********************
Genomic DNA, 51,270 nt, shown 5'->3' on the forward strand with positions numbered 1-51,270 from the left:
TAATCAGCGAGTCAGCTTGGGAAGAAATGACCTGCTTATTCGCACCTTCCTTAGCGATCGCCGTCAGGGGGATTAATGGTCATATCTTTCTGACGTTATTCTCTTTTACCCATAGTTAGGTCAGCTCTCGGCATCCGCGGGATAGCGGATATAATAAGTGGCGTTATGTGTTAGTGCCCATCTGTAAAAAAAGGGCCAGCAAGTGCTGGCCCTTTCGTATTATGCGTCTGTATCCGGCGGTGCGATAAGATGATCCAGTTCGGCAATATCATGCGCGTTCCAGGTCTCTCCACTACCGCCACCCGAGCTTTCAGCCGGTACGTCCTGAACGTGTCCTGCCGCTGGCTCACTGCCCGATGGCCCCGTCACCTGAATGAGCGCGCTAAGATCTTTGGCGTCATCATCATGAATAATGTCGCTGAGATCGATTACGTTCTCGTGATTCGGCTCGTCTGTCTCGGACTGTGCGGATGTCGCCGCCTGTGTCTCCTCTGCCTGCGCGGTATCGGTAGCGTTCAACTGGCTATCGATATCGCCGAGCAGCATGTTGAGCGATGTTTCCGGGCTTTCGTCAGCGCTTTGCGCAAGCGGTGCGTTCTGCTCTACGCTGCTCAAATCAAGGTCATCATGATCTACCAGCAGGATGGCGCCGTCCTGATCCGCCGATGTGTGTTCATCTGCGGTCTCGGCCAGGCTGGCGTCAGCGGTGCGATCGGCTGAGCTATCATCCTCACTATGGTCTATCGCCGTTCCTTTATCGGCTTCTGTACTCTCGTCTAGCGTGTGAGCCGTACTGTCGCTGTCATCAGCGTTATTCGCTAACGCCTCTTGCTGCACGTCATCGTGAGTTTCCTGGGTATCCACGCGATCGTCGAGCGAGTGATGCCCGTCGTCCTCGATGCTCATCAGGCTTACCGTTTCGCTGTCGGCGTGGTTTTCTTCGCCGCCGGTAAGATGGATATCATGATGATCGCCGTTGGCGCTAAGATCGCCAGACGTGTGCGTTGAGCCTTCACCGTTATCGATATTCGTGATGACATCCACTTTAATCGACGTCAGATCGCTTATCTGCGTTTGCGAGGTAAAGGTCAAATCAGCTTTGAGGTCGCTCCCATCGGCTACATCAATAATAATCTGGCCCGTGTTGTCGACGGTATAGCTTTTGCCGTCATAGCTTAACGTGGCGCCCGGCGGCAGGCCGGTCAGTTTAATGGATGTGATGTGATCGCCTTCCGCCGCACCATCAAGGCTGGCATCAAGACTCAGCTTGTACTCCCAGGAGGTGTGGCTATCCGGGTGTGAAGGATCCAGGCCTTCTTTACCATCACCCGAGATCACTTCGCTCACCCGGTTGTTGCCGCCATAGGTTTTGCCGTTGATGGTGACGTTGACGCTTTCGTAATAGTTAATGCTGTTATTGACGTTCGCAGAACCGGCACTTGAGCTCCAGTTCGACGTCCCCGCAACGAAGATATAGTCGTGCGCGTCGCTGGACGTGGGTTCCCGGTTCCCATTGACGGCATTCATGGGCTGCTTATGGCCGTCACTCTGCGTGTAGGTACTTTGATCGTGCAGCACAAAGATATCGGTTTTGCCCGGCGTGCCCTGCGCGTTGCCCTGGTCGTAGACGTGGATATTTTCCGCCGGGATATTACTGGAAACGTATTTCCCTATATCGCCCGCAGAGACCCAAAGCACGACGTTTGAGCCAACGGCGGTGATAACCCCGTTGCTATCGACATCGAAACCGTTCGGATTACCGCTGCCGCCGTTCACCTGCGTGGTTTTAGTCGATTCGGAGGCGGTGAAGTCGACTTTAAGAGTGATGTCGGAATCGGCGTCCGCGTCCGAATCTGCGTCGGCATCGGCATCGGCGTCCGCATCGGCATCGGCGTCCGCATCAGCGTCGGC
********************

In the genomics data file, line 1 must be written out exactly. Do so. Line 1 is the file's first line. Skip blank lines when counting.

Genomic DNA, 51,270 nt, shown 5'->3' on the forward strand with positions numbered 1-51,270 from the left: